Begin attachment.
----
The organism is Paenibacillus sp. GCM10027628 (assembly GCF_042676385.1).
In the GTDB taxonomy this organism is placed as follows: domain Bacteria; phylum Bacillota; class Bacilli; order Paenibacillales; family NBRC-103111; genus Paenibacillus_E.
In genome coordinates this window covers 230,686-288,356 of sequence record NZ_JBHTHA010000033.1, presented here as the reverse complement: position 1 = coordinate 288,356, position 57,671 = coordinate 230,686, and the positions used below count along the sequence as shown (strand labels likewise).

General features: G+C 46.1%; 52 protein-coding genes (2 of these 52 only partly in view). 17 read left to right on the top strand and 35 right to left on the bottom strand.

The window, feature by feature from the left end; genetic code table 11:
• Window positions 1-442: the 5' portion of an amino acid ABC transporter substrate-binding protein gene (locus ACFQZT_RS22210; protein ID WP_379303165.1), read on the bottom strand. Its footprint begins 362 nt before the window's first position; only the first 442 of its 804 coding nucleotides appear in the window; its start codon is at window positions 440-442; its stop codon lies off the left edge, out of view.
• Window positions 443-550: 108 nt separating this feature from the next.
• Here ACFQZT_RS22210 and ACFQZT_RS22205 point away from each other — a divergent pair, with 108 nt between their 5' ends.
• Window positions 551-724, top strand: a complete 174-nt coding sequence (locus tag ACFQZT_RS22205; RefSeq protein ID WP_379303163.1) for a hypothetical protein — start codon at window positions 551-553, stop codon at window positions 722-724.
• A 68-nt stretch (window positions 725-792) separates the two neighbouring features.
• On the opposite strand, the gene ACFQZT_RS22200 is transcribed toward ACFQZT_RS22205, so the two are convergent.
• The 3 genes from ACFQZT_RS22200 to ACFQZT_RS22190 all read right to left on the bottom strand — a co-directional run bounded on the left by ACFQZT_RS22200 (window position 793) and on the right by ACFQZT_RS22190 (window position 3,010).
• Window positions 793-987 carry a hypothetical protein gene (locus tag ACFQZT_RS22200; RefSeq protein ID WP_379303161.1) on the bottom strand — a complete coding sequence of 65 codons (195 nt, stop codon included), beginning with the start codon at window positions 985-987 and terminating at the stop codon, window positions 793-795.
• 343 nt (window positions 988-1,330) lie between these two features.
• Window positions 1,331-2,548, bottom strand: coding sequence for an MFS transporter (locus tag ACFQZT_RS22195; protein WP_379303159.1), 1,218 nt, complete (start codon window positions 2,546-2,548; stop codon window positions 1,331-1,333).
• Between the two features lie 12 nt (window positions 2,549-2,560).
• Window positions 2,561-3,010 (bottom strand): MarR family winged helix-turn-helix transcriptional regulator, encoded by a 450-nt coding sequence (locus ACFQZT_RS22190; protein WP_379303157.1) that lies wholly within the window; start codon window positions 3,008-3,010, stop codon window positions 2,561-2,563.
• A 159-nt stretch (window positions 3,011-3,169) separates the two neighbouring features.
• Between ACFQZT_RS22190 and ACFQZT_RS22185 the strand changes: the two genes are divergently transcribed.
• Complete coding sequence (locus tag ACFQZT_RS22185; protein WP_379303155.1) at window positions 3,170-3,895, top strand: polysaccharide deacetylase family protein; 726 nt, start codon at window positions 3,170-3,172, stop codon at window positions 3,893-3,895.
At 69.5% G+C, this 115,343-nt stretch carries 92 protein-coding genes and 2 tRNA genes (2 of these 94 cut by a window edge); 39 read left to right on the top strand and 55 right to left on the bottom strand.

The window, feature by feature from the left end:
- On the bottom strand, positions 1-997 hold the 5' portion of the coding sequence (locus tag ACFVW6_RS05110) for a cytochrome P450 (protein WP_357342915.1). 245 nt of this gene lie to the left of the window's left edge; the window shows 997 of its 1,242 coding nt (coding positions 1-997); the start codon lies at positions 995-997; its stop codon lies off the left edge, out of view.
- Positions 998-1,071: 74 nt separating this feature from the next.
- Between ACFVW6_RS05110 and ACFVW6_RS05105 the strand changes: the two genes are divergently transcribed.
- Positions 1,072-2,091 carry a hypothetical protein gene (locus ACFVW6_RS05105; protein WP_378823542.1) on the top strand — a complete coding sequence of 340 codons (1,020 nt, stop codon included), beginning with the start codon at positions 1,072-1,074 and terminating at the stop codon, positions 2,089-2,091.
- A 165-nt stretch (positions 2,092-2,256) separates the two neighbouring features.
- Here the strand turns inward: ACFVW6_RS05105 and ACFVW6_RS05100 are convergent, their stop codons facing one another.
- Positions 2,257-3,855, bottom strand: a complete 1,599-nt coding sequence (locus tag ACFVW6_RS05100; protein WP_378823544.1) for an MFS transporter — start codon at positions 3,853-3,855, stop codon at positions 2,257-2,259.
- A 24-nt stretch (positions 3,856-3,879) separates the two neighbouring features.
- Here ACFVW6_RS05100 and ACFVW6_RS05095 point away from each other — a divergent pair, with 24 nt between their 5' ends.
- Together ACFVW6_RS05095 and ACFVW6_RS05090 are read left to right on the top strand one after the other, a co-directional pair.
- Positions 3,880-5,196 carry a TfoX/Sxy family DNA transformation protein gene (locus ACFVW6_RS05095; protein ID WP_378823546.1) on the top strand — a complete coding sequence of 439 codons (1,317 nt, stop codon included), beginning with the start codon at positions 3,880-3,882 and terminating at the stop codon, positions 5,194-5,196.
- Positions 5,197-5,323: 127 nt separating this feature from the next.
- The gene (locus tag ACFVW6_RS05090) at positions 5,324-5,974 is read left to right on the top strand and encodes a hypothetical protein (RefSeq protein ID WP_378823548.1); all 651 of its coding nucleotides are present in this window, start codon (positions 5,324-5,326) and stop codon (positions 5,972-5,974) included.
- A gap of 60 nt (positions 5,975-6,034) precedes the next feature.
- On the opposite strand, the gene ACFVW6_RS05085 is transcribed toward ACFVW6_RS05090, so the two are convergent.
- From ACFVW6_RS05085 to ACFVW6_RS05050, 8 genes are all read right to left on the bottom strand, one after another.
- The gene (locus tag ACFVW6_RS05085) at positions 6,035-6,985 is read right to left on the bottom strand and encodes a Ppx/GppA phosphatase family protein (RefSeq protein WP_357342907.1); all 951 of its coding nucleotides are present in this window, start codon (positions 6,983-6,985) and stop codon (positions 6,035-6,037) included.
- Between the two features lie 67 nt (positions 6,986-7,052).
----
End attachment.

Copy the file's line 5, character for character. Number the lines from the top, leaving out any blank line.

The window, feature by feature from the left end; genetic code table 11: